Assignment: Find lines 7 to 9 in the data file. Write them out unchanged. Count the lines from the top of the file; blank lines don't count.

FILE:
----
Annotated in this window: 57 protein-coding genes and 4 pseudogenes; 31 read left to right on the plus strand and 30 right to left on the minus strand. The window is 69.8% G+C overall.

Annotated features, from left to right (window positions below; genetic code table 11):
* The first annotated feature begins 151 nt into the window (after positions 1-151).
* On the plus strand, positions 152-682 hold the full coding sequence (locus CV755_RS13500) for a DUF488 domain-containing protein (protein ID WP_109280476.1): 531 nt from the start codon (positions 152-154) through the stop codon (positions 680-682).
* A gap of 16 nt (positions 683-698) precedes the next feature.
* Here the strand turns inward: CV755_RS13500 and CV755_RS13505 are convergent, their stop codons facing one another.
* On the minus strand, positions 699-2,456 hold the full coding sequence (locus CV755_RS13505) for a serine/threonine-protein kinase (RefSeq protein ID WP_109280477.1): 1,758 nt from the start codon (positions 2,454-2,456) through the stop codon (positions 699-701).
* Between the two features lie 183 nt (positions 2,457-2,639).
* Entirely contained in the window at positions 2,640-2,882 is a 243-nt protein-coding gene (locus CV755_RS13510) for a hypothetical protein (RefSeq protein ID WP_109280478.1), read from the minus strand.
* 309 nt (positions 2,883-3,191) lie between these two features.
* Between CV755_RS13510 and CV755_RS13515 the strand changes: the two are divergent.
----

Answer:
* On the minus strand, positions 699-2,456 hold the full coding sequence (locus CV755_RS13505) for a serine/threonine-protein kinase (RefSeq protein ID WP_109280477.1): 1,758 nt from the start codon (positions 2,454-2,456) through the stop codon (positions 699-701).
* Between the two features lie 183 nt (positions 2,457-2,639).
* Entirely contained in the window at positions 2,640-2,882 is a 243-nt protein-coding gene (locus CV755_RS13510) for a hypothetical protein (RefSeq protein ID WP_109280478.1), read from the minus strand.